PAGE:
• Media ethics and government sensitivities



    United States Ambassador to the Philippines Sung Kim was summoned to Malacañang recently to explain a “US Intelligence Community” report that cited President Duterte in a portion that discussed “threats” to Southeast Asian democracy.

    Denials forthcoming but not apologies of course.

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    The principal suspect in the killing of overseas Filipino worker (OFW) Joanna Demafelis in Kuwait is now in the
    custody of authorities in Lebanon, the Philippine Department of Foreign Affairs (DFA) announced on Friday.
    No, I think that Kuwait will not “freeze” the investigation for one year.

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    Ricky Vargas elected new PH Olympic Committee president. The former head should have long done a voluntarily exit.

    * * *
    Garin files libel case vs Ubial, health officials over Dengvaxia.

    Other respondents were former Department of Health (DOH) Undersecretary Dr. Ted Herbosa, health advocate Dr. Tony Leachon, and Ubial’s consultant Dr. Francis Cruz.

    This legal action is much like the street sign that says “detour.”

    * * *

    Sereno on impeachment case: “Narratives built on lies will eventually crumble.’’ Are we to interpret that almost all of her fellows in the judicial realm are “liars” and that she is the only one telling the truth?

    * * *

    Dunkin Donuts owner slapped with tax evasion.

    I hope it will not be passed on to the price of my sinful favorite Bavarian Kreme. I did not know that non-payment of taxes is a vital factor in the weight loss regimen of the BIR. More sugar resulting in unhealthy collector?

    * * *

    Aquino and de Lima, it should be recalled, came up with trumped up charges of electoral sabotage against former President Gloria Arroyo and de Lima, in her time as justice chief, was even violating the law and the rights of the political foes of her yellow president.

    And when Arroyo was granted bail by the courts, there went Aquino again, having her charged with plunder to ensure that she stays detained for six years.

    Not one of the human rights group, such as the HRW and Amnesty International, defended the former president and the three then opposition senators.

    * * *

    Arroyo stayed in detention for six years.

    Charges after charges were filed to keep the former president as a trophy of BSA 3rd “straight path” slogan but all were dropped by the courts as ‘empty verbal assaults’ to avenge the return of a popular hacienda in Central Luzon.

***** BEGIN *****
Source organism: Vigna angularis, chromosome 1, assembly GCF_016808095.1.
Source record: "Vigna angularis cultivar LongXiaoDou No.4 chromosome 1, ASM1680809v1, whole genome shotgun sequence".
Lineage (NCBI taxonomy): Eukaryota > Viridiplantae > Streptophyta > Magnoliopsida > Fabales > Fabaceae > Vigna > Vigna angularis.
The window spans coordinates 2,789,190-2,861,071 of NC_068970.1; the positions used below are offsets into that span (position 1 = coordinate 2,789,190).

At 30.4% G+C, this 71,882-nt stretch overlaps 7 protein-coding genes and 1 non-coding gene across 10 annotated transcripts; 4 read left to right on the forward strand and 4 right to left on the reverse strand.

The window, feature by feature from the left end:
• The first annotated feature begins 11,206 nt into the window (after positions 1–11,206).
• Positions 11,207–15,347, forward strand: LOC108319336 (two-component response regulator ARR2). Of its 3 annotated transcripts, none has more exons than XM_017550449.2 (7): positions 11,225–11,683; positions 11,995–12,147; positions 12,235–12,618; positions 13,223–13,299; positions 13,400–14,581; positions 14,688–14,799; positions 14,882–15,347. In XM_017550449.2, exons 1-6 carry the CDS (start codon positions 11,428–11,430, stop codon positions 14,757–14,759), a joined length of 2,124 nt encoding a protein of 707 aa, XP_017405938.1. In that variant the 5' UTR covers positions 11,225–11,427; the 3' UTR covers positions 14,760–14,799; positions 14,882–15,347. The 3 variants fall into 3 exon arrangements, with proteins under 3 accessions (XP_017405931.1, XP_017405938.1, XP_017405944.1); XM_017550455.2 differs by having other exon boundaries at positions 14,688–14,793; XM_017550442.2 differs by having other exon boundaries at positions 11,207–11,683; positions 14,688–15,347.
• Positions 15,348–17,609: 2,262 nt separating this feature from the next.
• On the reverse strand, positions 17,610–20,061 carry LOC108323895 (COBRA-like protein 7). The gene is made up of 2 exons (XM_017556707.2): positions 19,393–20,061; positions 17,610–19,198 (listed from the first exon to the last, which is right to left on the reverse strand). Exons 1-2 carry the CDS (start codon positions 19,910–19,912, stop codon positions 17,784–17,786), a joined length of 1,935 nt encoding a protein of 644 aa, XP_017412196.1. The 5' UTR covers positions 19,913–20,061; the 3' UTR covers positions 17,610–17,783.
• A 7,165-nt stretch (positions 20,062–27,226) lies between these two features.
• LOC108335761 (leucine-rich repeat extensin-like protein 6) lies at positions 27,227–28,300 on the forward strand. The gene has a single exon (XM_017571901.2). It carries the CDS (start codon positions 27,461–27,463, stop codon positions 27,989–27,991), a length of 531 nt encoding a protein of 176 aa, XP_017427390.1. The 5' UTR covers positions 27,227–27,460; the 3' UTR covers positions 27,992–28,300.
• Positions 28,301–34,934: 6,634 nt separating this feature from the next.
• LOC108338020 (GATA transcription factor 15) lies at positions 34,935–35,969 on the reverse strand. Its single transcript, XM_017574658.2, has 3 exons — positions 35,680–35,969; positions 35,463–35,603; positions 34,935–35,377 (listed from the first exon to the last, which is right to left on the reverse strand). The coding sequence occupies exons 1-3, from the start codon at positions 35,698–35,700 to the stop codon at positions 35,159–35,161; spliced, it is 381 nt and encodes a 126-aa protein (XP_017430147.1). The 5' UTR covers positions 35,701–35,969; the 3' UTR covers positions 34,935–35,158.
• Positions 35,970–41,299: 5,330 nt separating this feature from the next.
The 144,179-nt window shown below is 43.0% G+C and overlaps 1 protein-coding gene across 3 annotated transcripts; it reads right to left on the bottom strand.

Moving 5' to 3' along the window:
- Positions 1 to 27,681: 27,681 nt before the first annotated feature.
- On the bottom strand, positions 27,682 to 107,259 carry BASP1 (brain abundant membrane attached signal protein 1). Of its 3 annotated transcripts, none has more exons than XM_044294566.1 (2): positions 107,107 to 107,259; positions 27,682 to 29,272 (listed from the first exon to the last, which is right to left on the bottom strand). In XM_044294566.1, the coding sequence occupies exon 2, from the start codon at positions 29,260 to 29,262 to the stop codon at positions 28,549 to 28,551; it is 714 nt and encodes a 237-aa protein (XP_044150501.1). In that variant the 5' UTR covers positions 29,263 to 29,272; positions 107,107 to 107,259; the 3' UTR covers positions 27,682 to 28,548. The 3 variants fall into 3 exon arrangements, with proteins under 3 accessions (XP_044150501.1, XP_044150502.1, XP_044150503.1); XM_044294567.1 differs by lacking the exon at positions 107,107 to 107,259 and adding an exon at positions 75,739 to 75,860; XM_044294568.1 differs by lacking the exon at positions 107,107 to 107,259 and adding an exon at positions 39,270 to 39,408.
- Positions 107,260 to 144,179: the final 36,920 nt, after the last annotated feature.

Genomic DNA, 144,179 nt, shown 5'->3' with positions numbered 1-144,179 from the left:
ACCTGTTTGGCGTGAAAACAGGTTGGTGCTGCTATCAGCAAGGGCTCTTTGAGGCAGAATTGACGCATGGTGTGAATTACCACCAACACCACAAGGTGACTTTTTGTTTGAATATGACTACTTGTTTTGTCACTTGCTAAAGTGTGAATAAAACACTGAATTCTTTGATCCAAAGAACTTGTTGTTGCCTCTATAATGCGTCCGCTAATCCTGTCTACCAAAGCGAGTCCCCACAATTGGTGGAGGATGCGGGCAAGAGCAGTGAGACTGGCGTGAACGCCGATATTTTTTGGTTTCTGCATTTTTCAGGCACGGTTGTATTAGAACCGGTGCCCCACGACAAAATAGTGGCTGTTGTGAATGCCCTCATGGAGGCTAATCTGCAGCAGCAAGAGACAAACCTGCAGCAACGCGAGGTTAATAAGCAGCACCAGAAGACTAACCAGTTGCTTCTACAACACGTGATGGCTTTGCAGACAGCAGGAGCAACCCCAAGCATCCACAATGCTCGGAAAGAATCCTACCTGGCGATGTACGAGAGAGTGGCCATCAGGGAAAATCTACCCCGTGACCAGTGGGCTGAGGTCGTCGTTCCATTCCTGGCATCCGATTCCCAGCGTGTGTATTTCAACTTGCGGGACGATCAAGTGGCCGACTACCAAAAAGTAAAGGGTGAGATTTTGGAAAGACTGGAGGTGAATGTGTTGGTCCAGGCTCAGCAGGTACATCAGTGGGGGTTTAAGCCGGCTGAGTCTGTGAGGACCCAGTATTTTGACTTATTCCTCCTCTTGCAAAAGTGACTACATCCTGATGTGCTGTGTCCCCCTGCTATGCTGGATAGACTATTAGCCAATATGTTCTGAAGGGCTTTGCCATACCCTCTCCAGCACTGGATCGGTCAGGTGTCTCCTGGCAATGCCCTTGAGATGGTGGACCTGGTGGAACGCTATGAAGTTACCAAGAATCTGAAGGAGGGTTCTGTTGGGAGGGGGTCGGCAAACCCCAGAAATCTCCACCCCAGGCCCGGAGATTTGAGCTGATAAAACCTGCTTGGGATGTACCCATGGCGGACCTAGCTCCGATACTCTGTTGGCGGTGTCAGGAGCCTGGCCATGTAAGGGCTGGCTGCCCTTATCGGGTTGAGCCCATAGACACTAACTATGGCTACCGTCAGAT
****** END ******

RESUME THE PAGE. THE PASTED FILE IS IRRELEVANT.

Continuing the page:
How do we repay her for those “lost and painful years?”

    * * *

    Let’s face it. The Press in our country is one of the freest in the region. Corollaries are protest actions and a vibrant social media. I am not saying unlimited flow of ideas are tolerated but there are numerous clashes between the ruling power and a handful critical outlets.

    There are, of course, the majority that never cease to uphold the purity of the calling and continue to cultivate the stern code of ethics required of the profession.

    Declining patronage due to crowded competition married to a corporate political agenda spoil the broth before the actual mixing the ingredients. Exploitation has replaced informing people’s mind. Sleazy corrupted motives continue to rock the stable in the race to the finish line.

    I despise state controlled efforts to muzzle liberal thoughts about anything but who is going to discipline the Fourth Estate’s misbehavior? The supported theory is self-regulation or policing their ranks. Fine if most groups will be amenable to instill discipline within themselves.

    Recommendations for reform were remarkably measured if not totally nil – the very minimum remedy that is necessary to protect the public from further abuse. Yet even these reforms are being shamelessly resisted by a majority of editors and proprietors.